Alternator Not Charging? (Here’s How To Fix It)

An alternator charges your car battery while you drive, and if it does not, your car stops fairly quickly. Here's to do if your alternator does not charge

Battery Light On

Many people assume that the car’s battery is the only thing that powers all electrical components in the car.

But this is not true. The alternator plays a vital role in supplying power to the car’s AC, recharging the battery, and ignition.

When your alternator is faulty, the battery power is drained fast, and you will find yourself with a stalled car. But what can cause the alternator to go bad and stop charging the battery?

The most common reason an alternator is not charging the battery is due to worn carbon brushes or a damaged alternator itself. It can also be caused by a blown fuse or bad wirings. If your serpentine belt snapped off, the alternator will, of course not charge then either.

Now when you know the most common reasons, you probably want to know them in detail also. Here is a list of the 5 most common reasons why your alternator is not charging the battery.

Causes of Alternator Not Charging

1. Worn out carbon brushes or damaged alternator

Alternator Car

The most common reason why your car is not charging the battery is actually because of a worn-out or damaged alternator.

You can carefully tap it with a hammer while the car engine is running while checking it with a multimeter on the car battery to see if the voltage is changing.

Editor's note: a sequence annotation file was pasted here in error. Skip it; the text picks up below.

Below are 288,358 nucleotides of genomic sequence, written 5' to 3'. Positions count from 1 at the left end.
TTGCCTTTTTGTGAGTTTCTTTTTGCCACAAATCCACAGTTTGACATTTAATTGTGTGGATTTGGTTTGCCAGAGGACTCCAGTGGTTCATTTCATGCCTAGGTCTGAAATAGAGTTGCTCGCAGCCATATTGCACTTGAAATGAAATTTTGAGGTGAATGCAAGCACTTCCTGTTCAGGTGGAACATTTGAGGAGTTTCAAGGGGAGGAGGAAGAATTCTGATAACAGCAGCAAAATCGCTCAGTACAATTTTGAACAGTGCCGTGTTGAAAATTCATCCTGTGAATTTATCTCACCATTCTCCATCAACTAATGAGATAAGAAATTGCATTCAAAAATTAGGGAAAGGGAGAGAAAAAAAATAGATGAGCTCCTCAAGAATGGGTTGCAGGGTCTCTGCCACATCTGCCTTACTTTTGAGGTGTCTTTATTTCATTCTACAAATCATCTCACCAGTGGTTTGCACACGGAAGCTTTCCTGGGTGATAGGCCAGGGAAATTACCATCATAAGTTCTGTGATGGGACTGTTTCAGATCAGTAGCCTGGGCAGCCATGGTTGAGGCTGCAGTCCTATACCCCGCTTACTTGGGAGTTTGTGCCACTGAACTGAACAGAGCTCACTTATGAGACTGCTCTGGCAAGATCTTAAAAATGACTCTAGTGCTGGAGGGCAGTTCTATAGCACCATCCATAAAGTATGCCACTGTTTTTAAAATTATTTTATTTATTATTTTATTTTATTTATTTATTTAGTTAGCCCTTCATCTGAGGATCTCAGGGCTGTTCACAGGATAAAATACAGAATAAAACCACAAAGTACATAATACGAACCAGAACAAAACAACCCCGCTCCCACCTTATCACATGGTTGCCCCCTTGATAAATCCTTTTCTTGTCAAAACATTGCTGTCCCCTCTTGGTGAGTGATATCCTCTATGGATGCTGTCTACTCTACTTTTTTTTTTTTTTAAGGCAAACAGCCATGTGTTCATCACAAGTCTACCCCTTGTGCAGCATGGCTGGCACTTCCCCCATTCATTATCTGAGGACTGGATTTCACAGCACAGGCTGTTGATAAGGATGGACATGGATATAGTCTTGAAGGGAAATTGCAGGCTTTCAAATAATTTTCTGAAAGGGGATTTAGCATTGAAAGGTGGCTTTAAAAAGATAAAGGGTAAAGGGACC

If the voltage change and go back to normal when you tap it lightly with a hammer while the car is running – the Carbon brushes are worn out and needs to be replaced in the alternator, or the whole alternator.

Sometimes there is an electrical problem in the alternator, and even if the voltage does not change, it might be damaged.

Another common cause is a bad diode plate or a voltage regulator. You might need some knowledge about alternators to replace these in most cases.

It was more common to replace parts inside the alternator like the carbon brushes, diode plate, or voltage regulator on older cars. Nowadays, alternators are quite cheap, and mostly it is more worth replacing the whole alternator.

If you have already replaced it with a brand new alternator, but it’s still not charging the battery, you should keep reading in this list.

2. Broken Serpentine belt

Serpentine Belt Components

A closer observation of the alternator will reveal a pulley and belt system that works to convert mechanical energy into electrical energy.

The serpentine belt powers the alternator, and if it fails, the alternator will stop working the moment your belt wears out and breaks, or the pulley becomes damaged.

This can also happen if the serpentine belt is not tightened correctly. Most cars have automatic tensioners, but these can fail, so it is better to double-check.

Some older cars have manual tensioners, and in this case, you might have to tighten the serpentine belt.

The serpentine belt and pulleys are often pretty easy and cheap to replace.

3. Faulty fuse

Fuse Box Car

There is often a huge fuse connected to the alternator’s big power cable. It is often an 80A fuse or more and is most often found in your car’s fuse box in the engine bay.

Fuses blow up due to a power surge, or they wear out. When this happens, the current will stop flowing from the alternator. The solution is to check your car’s manual for the particular fuse that controls the alternator and replace it.